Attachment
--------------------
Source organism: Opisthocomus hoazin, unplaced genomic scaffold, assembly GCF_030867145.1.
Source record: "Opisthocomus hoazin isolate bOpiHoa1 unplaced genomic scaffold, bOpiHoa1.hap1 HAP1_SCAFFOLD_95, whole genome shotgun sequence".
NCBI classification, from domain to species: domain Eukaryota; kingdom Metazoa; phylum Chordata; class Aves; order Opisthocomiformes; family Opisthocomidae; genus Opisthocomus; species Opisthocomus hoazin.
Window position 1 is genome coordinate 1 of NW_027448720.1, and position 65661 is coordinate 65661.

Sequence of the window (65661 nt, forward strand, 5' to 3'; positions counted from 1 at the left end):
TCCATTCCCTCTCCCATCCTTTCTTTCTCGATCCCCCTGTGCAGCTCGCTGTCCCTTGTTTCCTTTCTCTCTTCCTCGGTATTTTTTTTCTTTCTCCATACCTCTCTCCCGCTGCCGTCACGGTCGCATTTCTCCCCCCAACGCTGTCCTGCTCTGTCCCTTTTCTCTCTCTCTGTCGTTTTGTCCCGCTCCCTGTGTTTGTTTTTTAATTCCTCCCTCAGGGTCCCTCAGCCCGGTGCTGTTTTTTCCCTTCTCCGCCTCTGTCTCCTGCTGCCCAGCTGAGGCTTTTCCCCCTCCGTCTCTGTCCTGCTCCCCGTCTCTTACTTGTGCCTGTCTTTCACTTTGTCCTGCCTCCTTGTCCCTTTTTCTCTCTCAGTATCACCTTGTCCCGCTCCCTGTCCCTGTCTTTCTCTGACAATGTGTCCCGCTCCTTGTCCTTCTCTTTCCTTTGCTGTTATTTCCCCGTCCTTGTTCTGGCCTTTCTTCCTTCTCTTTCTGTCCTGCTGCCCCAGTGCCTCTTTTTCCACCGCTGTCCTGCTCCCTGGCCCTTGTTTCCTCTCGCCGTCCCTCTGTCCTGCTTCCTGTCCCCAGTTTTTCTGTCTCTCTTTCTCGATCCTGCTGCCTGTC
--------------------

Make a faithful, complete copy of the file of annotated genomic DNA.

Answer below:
Source organism: Opisthocomus hoazin, unplaced genomic scaffold, assembly GCF_030867145.1.
Source record: "Opisthocomus hoazin isolate bOpiHoa1 unplaced genomic scaffold, bOpiHoa1.hap1 HAP1_SCAFFOLD_95, whole genome shotgun sequence".
NCBI classification, from domain to species: domain Eukaryota; kingdom Metazoa; phylum Chordata; class Aves; order Opisthocomiformes; family Opisthocomidae; genus Opisthocomus; species Opisthocomus hoazin.
Window position 1 is genome coordinate 1 of NW_027448720.1, and position 65661 is coordinate 65661.

Sequence of the window (65661 nt, forward strand, 5' to 3'; positions counted from 1 at the left end):
TCCATTCCCTCTCCCATCCTTTCTTTCTCGATCCCCCTGTGCAGCTCGCTGTCCCTTGTTTCCTTTCTCTCTTCCTCGGTATTTTTTTTCTTTCTCCATACCTCTCTCCCGCTGCCGTCACGGTCGCATTTCTCCCCCCAACGCTGTCCTGCTCTGTCCCTTTTCTCTCTCTCTGTCGTTTTGTCCCGCTCCCTGTGTTTGTTTTTTAATTCCTCCCTCAGGGTCCCTCAGCCCGGTGCTGTTTTTTCCCTTCTCCGCCTCTGTCTCCTGCTGCCCAGCTGAGGCTTTTCCCCCTCCGTCTCTGTCCTGCTCCCCGTCTCTTACTTGTGCCTGTCTTTCACTTTGTCCTGCCTCCTTGTCCCTTTTTCTCTCTCAGTATCACCTTGTCCCGCTCCCTGTCCCTGTCTTTCTCTGACAATGTGTCCCGCTCCTTGTCCTTCTCTTTCCTTTGCTGTTATTTCCCCGTCCTTGTTCTGGCCTTTCTTCCTTCTCTTTCTGTCCTGCTGCCCCAGTGCCTCTTTTTCCACCGCTGTCCTGCTCCCTGGCCCTTGTTTCCTCTCGCCGTCCCTCTGTCCTGCTTCCTGTCCCCAGTTTTTCTGTCTCTCTTTCTCGATCCTGCTGCCTGTC